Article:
Massachusetts Daily Collegian

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A free and responsible press serving the UMass community since 1890

Massachusetts Daily Collegian

A free and responsible press serving the UMass community since 1890

Massachusetts Daily Collegian

Students, faculty and community members hold a rally for Rafah

Speakers recount violent experiences from May 7 encampment and arrests
Kalina Kornacki
Protesters stand in the rain for the Rally for Rafah at Student Union on 05/08/2024.

On Wednesday, May 8 at 3 p.m., over 200 people including students, faculty and local community members attended a rally in support of Rafah in front of the Student Union at the University of Massachusetts.

Throughout the rally, speakers recounted experiences during the previous day’s encampment, including interactions with the police and with Chancellor Javier Reyes. Later in the day, Students for Justice in Palestine (SJP), Faculty for Justice in Palestine (FJP), UMass Dissenters and the Young Communist League (YCL) held a press conference.

On May 7, over 130 protesters were arrested at a Gaza solidarity protest where an unauthorized encampment was created. Videos of the arrests flooded social media, showing several physical interactions between state troopers, Amherst Police, UMass Police Depatment and protestors.

In an email released by Reyes Wednesday evening, he indicated that UMPD and Massachusetts State Police detained 132 people, “Approximately 70 are UMass Amherst students and 6 are UMass Amherst faculty.”

SJP President Ruya Hazeyen, a senior political science and Middle Eastern studies major, was at the encampment. She said the protest was “incredible until it wasn’t.”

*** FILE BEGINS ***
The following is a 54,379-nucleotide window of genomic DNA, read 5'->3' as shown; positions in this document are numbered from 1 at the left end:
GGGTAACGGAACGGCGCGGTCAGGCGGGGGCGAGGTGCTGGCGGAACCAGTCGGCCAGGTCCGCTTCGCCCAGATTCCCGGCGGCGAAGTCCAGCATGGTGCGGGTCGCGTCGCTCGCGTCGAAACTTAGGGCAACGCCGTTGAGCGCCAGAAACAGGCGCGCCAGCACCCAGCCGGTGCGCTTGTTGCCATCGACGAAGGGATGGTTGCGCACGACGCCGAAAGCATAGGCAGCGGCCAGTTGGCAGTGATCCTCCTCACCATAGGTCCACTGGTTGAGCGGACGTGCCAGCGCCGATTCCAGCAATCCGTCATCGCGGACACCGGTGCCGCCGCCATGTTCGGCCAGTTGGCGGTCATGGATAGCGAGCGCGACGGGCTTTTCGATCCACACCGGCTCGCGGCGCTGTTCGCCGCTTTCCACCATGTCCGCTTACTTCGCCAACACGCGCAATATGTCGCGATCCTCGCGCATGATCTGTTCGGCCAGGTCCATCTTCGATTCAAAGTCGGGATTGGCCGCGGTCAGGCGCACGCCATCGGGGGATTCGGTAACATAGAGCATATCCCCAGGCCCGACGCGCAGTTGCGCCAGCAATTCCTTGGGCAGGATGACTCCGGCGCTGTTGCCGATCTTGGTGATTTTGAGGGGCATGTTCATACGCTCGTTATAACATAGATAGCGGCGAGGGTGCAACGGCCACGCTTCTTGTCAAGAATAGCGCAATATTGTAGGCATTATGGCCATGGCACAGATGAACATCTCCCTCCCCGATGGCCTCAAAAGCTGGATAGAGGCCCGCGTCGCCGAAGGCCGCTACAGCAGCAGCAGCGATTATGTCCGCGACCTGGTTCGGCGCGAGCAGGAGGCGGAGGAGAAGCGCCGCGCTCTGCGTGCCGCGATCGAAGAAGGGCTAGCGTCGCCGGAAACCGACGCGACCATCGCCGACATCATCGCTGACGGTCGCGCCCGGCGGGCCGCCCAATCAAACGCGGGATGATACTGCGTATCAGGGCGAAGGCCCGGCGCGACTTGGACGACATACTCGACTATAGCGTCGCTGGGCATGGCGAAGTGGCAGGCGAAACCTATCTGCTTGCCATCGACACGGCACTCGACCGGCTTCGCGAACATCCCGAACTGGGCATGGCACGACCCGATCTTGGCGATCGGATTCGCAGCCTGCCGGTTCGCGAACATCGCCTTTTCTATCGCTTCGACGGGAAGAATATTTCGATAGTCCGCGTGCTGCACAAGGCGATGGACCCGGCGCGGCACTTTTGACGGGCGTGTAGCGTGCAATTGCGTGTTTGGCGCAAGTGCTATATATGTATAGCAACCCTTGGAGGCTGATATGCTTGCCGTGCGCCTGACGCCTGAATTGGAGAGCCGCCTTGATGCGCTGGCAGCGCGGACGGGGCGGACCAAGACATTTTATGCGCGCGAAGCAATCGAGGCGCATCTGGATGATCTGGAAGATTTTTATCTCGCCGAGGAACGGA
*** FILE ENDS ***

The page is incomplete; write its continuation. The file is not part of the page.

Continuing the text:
“This is a college campus where we are supposed to be able to practice free speech and our right to protest without having to worry about students getting pepper sprayed and shoved to the floor,” said Hazeyen.

One of the speakers at the rally was Sarah Prager, a western Massachusetts resident and a co-founder of Valley Families for Palestine (VFP). She was also present at the encampment and watched three other leaders and parents of VFP’s get arrested.

“I’m concerned about the escalation of police presence and violence in my community,” Prager said. “All the towns around here are college towns, the colleges are a part of our communities. We live together with students, and we came to show support for the students because we believe in that cause, so to see them brutalized by police was enraging.”

“We created a space where students, faculty, staff, families and community members came together to protest the genocide of Palestine. In response, the administration readied state troopers and local police officers in riot gear,” Anya Epstein, a sophomore public health and psychology student.

Throughout the rally, the demonstrators chanted, “Who keeps us safe? We keep us safe!”

Many speakers voiced mistreatment and improper use of force by police officers while being arrested. The Collegian is looking to verify these claims.

Kevin Young, a tenured associate professor of history, was arrested at the encampment. He also spoke at the rally, saying: “I was honored to be a part of or at least a witness to the student negotiating team that met with the administration in Draper Hall yesterday evening.”

Young described the negotiating team on behalf of divestment as “informed, they were reasonable, and they were ready to negotiate in good faith.”

Hazeyen was also in the room and said, “He started the meeting with a closing statement. He started up being like, ‘We cannot give you what you want. We cannot divest. We cannot disclose. I can’t do anything,’ and that’s how he started it.”

“It was two hours of just nothing. Just going around in circles, not answering any of our questions, begging us to take the encampment down, and giving us nothing in turn. It was awful,” Hazeyen added.

“We learned midway through the meeting that Chancellor Reyes had ordered the deployment of the police while we were in the meeting. So that was another gesture of bad faith,” Young said.

“I told Chancellor Reyes I hope you have a good PR team to try to explain what you’re about to do to the students,” Hazeyen said. “I told him that if he unleashes cops onto this campus, there will be a lot more hurt and there will be a lot more violence.”

Reyes released an email to the UMass community later that evening that addressed the meeting. “I impressed upon the student protest leaders that their encampment must be removed and offered to continue ongoing discussions in the weeks and months ahead to bridge our differences,” the statement read.